The iPhone’s operating system is many things, but perfect is not one of them. It’s been two years since I shifted to using an iPhone as my primary device, but I still use an Android as my secondary smartphone. And if I weren’t invested in the Apple ecosystem, I would have ditched my iPhone a long time ago.
I have been hoping desperately for iOS to get better at some things Android has been doing for years. For instance, I love scrolling through Twitter while watching a music video on YouTube. I can do this simultaneously on an Android thanks to multiwindow support, but iOS only offers picture-in-picture at best.
Before I can go all-in on the iPhone, these are the five features from Android that I need Apple to copy first.
Apple introduced the always-on display with the iPhone 14 Pro lineup. It’s still ridiculous and sad that the feature is limited to the Pro lineup and unavailable on the iPhone 14 or iPhone 14 Plus. But that is a rant for another time.
Apple’s take on the always-on display was vastly different from Android’s when it first rolled out. It allowed the wallpaper to be visible on the screen despite being in the “always-on” state. Some liked it, some didn’t. The latter users forced Apple to introduce a way to disable wallpaper and only view the date, time, widgets, and notifications.
In my opinion, the always-on display with wallpaper gives personality to iOS, making it stand out from the competitors and proving that you can borrow some features from your nemesis in a way to make them your own. Here are a few ways that I think iOS 17 can improve its always-on implementation.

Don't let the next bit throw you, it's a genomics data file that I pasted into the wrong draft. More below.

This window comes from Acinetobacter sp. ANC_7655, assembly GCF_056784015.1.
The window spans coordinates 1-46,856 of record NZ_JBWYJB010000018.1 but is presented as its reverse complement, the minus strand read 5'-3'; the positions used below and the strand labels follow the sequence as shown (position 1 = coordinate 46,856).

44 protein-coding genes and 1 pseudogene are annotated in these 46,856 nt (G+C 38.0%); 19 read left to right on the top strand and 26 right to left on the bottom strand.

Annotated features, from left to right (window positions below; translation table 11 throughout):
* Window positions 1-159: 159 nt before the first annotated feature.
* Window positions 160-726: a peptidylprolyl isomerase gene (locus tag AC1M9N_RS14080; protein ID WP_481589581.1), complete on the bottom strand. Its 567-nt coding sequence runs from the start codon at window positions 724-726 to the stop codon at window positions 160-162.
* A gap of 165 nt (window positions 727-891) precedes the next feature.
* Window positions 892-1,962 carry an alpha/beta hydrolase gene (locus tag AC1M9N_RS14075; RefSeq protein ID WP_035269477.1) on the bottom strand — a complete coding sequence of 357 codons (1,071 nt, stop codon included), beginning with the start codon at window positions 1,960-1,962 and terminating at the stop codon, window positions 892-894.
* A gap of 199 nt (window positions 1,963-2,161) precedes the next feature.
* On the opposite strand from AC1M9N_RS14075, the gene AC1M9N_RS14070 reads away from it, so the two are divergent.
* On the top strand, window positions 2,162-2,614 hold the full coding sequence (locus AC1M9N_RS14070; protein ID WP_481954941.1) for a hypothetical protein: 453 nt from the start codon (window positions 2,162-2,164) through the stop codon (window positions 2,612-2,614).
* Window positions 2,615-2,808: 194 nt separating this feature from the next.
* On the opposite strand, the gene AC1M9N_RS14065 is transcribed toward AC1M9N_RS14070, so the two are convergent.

Google’s Now Playing
I know, I know — you can use Shazam from the Control Center to see which song is being played in your immediate surroundings. But having nearby songs displayed on your lock screen is easily one of the most underrated features of the Pixel phones.
For instance, I was on my way to a remote area on a bus, and the driver had a bomb playlist. I couldn’t get the name of the songs he was playing because Shazam doesn’t work without LTE or Wi-Fi. On the other hand, once, when I was in a cab with the Google Pixel 3 XL without a SIM, it was able to recognize the song and show the name on the lock screen.
It’s a simple but effective feature that can be used to impress your date if they ask you, “what song is that?” And, yes, I’m speaking from real-life experience here.
Motorola’s Peek Display
Wih iOS 16’s always-on implementation, you get notifications as cards, and if you want to gaze at the notification, you’ll have to light up the screen. I don’t think this is the most effective way to handle notifications on an always-on display.
In this regard, Motorola is leading the way with its Peek Display. It displays the icons for each app’s notification on the always-on screen, and when you press and hold the icon, it shows the notification. All of this happens while the phone is in its resting state — it doesn’t light up the display. You can then choose to interact with the app (by unlocking the screen) or leave it be.